The parasite is widely conceived as a negative figure that takes without giving; perceived as an agent of corruption and destruction, it is subjected to programmes of eradication and expulsion across cultural, economic, political and ethical contexts. This paper offers an alternative approach to the status of parasitic relations in light of Michel Serres’s The Parasite, elaborated through ethnographic research into the after-hours culture and hidden economy of London’s Borough Market. We highlight the mutual dependence of agents in host-parasite networks according to what we term ‘general parasitism’, while inquiring into its ethical potential. Ultimately, we argue that while taking into account the near ubiquity of parasitic relations cannot form the basis for any concrete axiomatic ethical paradigm, it should at least encourage an ethics of hesitation before judgement when faced with any apparent instance of parasitism: to presume that parasitism is undesirable and unethical is itself undesirable and unethical.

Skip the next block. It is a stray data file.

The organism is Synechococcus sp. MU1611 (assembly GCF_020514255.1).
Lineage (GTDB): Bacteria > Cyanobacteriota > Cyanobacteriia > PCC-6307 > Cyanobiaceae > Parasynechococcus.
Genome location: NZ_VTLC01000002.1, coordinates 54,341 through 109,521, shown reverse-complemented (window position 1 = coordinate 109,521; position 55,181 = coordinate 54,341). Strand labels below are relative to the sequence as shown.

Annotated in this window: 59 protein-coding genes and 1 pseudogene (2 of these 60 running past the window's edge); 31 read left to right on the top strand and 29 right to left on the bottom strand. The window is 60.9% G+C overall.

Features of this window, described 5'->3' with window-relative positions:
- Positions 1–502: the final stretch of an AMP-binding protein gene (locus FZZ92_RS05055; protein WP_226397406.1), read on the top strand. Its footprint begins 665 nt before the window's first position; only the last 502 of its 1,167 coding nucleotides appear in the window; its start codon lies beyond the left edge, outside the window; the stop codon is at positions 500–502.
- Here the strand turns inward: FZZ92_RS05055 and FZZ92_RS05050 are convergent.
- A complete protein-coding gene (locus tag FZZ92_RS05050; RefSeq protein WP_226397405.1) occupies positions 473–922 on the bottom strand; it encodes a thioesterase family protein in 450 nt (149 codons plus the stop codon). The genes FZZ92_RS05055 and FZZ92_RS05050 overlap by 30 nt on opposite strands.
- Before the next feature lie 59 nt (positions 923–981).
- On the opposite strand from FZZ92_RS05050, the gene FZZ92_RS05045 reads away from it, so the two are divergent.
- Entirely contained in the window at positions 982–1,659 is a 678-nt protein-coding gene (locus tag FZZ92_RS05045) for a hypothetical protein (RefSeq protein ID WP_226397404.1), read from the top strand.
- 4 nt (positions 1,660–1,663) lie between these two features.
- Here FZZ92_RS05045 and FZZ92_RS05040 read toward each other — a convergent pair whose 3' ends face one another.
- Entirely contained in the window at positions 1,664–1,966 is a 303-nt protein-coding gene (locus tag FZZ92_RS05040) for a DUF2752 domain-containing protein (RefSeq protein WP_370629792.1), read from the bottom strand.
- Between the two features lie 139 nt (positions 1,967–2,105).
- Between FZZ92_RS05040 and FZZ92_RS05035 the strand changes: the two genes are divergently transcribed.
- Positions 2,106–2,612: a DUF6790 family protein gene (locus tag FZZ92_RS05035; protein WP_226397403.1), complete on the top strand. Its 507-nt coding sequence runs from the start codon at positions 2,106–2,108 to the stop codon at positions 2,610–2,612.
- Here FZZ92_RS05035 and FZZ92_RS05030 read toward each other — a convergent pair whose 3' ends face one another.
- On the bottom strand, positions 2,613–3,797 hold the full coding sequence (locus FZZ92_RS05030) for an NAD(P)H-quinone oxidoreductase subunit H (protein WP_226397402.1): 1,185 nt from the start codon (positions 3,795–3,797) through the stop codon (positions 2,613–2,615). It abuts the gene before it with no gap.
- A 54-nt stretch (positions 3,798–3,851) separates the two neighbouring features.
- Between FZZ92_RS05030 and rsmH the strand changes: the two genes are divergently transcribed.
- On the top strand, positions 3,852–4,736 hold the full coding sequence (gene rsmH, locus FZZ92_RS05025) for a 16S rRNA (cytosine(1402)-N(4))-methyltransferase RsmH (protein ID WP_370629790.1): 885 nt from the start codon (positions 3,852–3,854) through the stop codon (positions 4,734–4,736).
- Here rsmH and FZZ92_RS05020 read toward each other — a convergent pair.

Scopus Subject Areas
- Sociology and Political Science
- Social Sciences(all)